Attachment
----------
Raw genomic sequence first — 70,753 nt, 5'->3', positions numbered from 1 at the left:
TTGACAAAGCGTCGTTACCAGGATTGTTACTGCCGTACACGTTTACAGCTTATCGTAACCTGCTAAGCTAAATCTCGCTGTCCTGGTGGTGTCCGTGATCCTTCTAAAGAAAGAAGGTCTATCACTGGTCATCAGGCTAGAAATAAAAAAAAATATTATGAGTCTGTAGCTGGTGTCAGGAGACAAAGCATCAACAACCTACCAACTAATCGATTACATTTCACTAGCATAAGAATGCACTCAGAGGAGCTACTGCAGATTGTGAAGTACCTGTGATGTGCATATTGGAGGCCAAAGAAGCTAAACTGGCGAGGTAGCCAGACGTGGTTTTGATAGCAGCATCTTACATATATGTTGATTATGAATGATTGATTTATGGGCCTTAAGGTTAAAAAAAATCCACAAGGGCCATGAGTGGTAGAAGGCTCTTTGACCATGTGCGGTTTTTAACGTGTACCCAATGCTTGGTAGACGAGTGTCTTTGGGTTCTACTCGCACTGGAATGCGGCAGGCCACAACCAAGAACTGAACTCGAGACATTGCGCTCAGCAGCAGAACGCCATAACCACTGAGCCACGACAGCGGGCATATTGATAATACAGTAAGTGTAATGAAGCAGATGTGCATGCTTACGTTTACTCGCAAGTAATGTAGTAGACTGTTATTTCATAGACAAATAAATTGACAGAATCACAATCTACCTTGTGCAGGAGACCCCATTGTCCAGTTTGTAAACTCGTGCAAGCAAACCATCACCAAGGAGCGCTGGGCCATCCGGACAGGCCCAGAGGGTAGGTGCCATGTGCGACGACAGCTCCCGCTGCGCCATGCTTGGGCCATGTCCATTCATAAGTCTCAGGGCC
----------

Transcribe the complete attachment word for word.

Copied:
Raw genomic sequence first — 70,753 nt, 5'->3', positions numbered from 1 at the left:
TTGACAAAGCGTCGTTACCAGGATTGTTACTGCCGTACACGTTTACAGCTTATCGTAACCTGCTAAGCTAAATCTCGCTGTCCTGGTGGTGTCCGTGATCCTTCTAAAGAAAGAAGGTCTATCACTGGTCATCAGGCTAGAAATAAAAAAAAATATTATGAGTCTGTAGCTGGTGTCAGGAGACAAAGCATCAACAACCTACCAACTAATCGATTACATTTCACTAGCATAAGAATGCACTCAGAGGAGCTACTGCAGATTGTGAAGTACCTGTGATGTGCATATTGGAGGCCAAAGAAGCTAAACTGGCGAGGTAGCCAGACGTGGTTTTGATAGCAGCATCTTACATATATGTTGATTATGAATGATTGATTTATGGGCCTTAAGGTTAAAAAAAATCCACAAGGGCCATGAGTGGTAGAAGGCTCTTTGACCATGTGCGGTTTTTAACGTGTACCCAATGCTTGGTAGACGAGTGTCTTTGGGTTCTACTCGCACTGGAATGCGGCAGGCCACAACCAAGAACTGAACTCGAGACATTGCGCTCAGCAGCAGAACGCCATAACCACTGAGCCACGACAGCGGGCATATTGATAATACAGTAAGTGTAATGAAGCAGATGTGCATGCTTACGTTTACTCGCAAGTAATGTAGTAGACTGTTATTTCATAGACAAATAAATTGACAGAATCACAATCTACCTTGTGCAGGAGACCCCATTGTCCAGTTTGTAAACTCGTGCAAGCAAACCATCACCAAGGAGCGCTGGGCCATCCGGACAGGCCCAGAGGGTAGGTGCCATGTGCGACGACAGCTCCCGCTGCGCCATGCTTGGGCCATGTCCATTCATAAGTCTCAGGGCC